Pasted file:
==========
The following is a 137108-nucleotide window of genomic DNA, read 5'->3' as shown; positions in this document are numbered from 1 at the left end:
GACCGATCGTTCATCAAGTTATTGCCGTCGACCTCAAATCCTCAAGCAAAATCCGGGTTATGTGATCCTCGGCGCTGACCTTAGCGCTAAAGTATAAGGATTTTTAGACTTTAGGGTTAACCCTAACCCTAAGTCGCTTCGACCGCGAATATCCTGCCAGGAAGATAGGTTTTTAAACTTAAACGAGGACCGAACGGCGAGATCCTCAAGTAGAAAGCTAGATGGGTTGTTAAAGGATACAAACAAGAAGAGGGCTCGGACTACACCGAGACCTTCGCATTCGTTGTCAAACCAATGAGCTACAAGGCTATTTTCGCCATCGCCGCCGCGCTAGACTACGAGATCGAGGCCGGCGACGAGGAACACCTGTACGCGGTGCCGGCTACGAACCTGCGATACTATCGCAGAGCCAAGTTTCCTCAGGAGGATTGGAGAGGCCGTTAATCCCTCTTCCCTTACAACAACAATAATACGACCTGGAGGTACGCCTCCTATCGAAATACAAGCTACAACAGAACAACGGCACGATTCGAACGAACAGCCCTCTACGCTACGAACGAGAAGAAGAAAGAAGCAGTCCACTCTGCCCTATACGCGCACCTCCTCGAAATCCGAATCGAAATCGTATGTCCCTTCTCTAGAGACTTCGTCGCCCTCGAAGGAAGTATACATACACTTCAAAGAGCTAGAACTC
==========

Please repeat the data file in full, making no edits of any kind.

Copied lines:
The following is a 137108-nucleotide window of genomic DNA, read 5'->3' as shown; positions in this document are numbered from 1 at the left end:
GACCGATCGTTCATCAAGTTATTGCCGTCGACCTCAAATCCTCAAGCAAAATCCGGGTTATGTGATCCTCGGCGCTGACCTTAGCGCTAAAGTATAAGGATTTTTAGACTTTAGGGTTAACCCTAACCCTAAGTCGCTTCGACCGCGAATATCCTGCCAGGAAGATAGGTTTTTAAACTTAAACGAGGACCGAACGGCGAGATCCTCAAGTAGAAAGCTAGATGGGTTGTTAAAGGATACAAACAAGAAGAGGGCTCGGACTACACCGAGACCTTCGCATTCGTTGTCAAACCAATGAGCTACAAGGCTATTTTCGCCATCGCCGCCGCGCTAGACTACGAGATCGAGGCCGGCGACGAGGAACACCTGTACGCGGTGCCGGCTACGAACCTGCGATACTATCGCAGAGCCAAGTTTCCTCAGGAGGATTGGAGAGGCCGTTAATCCCTCTTCCCTTACAACAACAATAATACGACCTGGAGGTACGCCTCCTATCGAAATACAAGCTACAACAGAACAACGGCACGATTCGAACGAACAGCCCTCTACGCTACGAACGAGAAGAAGAAAGAAGCAGTCCACTCTGCCCTATACGCGCACCTCCTCGAAATCCGAATCGAAATCGTATGTCCCTTCTCTAGAGACTTCGTCGCCCTCGAAGGAAGTATACATACACTTCAAAGAGCTAGAACTC